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More on UK self-organization

Stirling is right:

What is happening in London is not yobbery or hooliganism. These people are prepared. They are wearing masks, they are carrying tools. There are thousands of them. It is not like the Vancouver riot over a hockey team's failure to win the Stanley Cup. It was not a "riot against corporate failure." This is an insurrection, incoherent, unclear, unable to assume power, but as clearly, it is a political act. These rioters are prepared, they have broken kettling tactics, they have beaten back riot police. Whether they can continue is doubtful on this round. But there will be a next, and a next, and a next, because the very austerity [sic]

All true. I agree, also, on "incoherent, unclear, unable to assume power." Of course, it's OK for a financial professional on the left in Canada to say that. If you're some poor schlub in America, and you say that (as I said), well, you suck and you're a fascist. Well, as always, take what you like and leave the rest.

UPDATE The Boomer Hate at the end is fun, stylistically, but it's a well-worn conservative trope. Always a bad sign.

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BillF's picture
Submitted by BillF on

Dunno about the "Boomer Hate". In this, Stirling seems to speak with one voice with Chris Hedges (viz Death of the Liberal Class) and it's not easy to imagine much of what Hedges writes being characterized as "conservative trope".

Jessica Yogini's picture
Submitted by Jessica Yogini on

I don't remember the exact quote, but some blogger who I read frequently said something along the lines of "the elite knows how to do violence."
The corollary of that is that violence in and of itself will not help, but will play into the hands of the elite. It is exactly what they need strategically and what they will help engender in many ways, both conscious and unconscious. The time will come when physical force will prove useful in carefully chosen situations where it is necessary to defend the new networks of trust and cooperation. And when we are capable of containing and healing the moral price that the use of force always involves.
But the spin-off rioting in the UK was the exact opposite of that. It was attacks from one segment of the excluded primarily against other excludeds or the the barely included. It is not the beginning or even the foreshadowing of positive change. Most likely it will be crushed, with multiple forms of damage to the most vulnerable: further erosion of freedoms, increased difficulties for future actions that actually would be positive, increased tensions among different groups of the excluded, an increase sense of despair, an increased sense of self-justification among the well-off non-elites, and increased reliance on the elite thugs for protection from their imitators among the excluded.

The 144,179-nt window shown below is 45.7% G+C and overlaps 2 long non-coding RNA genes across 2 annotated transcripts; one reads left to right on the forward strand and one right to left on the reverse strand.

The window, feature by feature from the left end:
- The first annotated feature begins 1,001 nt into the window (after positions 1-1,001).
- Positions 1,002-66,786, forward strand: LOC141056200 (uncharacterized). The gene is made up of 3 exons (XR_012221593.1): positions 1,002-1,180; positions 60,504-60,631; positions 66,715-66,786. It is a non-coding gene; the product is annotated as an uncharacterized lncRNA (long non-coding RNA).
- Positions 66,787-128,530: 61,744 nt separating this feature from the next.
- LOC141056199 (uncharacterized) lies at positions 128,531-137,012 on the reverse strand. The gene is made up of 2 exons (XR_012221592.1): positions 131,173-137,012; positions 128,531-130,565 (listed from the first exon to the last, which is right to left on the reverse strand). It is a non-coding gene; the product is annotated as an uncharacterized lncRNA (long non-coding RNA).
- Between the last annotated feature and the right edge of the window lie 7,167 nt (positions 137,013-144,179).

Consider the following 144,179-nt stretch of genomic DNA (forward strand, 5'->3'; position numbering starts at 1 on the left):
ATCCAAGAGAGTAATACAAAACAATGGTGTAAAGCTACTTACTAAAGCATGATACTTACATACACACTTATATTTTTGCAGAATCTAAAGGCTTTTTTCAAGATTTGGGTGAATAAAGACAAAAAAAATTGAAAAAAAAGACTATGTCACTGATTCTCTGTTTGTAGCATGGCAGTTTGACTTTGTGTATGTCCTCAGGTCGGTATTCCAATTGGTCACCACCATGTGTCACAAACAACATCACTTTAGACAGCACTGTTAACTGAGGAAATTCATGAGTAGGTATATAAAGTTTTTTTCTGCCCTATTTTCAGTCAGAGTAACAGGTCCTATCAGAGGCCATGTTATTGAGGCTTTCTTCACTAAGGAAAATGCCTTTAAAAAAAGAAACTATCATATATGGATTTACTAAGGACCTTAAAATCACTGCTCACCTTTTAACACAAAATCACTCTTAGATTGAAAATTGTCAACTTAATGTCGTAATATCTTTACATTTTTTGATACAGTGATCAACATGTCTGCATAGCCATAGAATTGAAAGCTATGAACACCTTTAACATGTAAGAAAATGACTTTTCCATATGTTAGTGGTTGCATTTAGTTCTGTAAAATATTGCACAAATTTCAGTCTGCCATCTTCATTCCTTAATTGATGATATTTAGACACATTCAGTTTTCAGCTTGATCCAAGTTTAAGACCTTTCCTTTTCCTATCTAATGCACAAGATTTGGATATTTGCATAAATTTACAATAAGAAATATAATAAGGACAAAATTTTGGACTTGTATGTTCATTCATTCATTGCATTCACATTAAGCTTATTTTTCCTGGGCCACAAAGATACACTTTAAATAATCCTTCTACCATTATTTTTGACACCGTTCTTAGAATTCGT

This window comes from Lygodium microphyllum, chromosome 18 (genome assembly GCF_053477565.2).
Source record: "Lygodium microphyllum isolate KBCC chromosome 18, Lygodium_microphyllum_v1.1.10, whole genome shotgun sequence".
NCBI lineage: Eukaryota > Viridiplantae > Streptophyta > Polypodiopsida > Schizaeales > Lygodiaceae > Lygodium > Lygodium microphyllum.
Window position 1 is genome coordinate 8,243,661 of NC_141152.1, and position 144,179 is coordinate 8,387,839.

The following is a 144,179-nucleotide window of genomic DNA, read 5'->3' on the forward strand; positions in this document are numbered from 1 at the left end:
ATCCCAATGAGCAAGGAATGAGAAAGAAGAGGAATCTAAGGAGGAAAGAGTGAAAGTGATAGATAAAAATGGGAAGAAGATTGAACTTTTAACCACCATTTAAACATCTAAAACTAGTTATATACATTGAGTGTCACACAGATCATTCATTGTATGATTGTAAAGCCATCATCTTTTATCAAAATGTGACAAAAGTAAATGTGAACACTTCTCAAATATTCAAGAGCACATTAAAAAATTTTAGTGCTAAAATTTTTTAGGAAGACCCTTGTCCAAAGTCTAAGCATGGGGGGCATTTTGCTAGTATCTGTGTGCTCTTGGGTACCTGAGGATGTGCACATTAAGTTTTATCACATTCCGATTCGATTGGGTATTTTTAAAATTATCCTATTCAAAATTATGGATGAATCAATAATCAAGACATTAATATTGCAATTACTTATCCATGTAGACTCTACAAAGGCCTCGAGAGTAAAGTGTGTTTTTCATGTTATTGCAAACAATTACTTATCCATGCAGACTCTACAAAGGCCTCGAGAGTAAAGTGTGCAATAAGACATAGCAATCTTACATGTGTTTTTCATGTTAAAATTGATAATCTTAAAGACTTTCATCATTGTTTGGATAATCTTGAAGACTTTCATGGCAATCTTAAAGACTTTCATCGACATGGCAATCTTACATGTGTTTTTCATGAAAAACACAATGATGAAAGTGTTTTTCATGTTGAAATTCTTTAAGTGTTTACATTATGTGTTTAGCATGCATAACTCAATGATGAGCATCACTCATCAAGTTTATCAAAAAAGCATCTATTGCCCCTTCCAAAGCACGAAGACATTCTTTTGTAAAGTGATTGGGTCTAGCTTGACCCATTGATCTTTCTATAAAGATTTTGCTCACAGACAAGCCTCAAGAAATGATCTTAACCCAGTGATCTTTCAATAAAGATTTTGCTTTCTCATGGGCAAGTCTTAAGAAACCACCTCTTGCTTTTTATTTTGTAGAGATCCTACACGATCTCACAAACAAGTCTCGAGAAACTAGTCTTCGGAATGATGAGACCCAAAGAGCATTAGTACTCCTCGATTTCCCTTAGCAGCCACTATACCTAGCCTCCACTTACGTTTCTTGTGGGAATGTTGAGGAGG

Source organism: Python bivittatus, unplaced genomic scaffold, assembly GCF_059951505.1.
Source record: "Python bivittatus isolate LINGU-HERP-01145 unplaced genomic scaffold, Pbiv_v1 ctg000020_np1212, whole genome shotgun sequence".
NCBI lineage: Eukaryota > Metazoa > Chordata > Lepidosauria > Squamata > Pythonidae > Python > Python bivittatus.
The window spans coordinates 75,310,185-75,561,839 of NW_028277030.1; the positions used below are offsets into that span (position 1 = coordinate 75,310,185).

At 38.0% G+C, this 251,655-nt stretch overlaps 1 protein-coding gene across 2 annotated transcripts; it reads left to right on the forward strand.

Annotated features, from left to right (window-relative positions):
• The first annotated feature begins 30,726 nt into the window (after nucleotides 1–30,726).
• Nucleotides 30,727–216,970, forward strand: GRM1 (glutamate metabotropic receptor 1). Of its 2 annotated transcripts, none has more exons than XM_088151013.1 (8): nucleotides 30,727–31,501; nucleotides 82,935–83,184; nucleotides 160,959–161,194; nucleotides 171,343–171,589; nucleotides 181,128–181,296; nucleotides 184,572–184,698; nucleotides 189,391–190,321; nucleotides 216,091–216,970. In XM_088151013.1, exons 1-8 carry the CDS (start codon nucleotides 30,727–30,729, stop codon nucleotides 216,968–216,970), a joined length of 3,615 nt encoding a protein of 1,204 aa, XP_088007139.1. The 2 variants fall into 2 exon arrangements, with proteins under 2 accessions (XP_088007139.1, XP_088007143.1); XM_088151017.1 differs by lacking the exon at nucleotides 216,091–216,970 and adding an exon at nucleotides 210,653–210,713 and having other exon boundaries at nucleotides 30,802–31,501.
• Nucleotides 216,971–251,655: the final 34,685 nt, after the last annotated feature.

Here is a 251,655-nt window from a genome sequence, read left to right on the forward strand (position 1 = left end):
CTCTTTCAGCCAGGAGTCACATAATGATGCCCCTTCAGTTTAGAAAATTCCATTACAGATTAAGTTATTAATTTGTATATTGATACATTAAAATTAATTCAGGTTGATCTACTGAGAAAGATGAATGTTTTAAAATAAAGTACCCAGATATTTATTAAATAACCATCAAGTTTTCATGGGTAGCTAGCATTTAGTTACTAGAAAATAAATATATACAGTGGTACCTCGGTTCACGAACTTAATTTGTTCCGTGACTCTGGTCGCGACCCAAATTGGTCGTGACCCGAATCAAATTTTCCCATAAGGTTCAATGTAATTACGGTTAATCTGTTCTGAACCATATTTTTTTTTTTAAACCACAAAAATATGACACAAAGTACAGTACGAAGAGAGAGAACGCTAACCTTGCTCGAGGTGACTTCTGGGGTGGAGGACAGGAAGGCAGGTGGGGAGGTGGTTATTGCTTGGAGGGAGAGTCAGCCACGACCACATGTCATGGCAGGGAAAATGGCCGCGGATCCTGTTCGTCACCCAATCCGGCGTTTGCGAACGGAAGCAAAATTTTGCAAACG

And if this is not crushed, it was not the dawn of a liberation movement, but the dawn of a mafia based on rent collecting as hit men for some international extractive industry. This could lead to something like blood diamond gangs or the self-enriching nation-impoverishing government of some economically backward nation with oil. An organization, well and easily integrated into the elites plundering, that is given a tiny cut of the action in return for keeping a nation prone and incapable of functioning for itself. Not to anything positive.

There is a truth that we sense and that we carry. Some sense of how magnificent we together could be. It drives us wild to see how inferior things really are right now. One way we cope with that is to root for everything and anything that fights against our own elite, even to root for things that are not actually any better. Another way is comforting myths about what people are like in actuality right now, projecting some of our shared potential onto the actuality. This causes us to overestimate the role of the elite in creating our problems and underestimate the significance of our own cultural entrainment to the degeneracy of the elite.
Perhaps someday in a better future., we may see a lot of that as almost cute, like a somewhat crazy yet attractive mate. But right now, even if it is understandable, it is not helpful.
Sterling is brilliant and visionary. I hope he stays on our side. But there is a trajectory commonly followed in which the most intense supporters of change forward evolve into reactionaries in their despair and in their contempt for who the non-elites turn out to actually be right now. And Sterling's incorrect division of us by generation is not a good sign.

Andre's picture
Submitted by Andre on

New Brunswick, asked his 17 year old son his opinion of the goings on in London, and the kid said "They're practicing!" "What are they practicing for?" He said "For when anarchy comes." I mentioned that the powers that be will not allow anarchy, and my brother said, "Yea, well, that's what they're practicing for."

Submitted by lambert on


It's not clear to me why we can't replace the entire managerial class with crowd-sourced decision making. The results could hardly be worse. The 17-year-old might like that idea.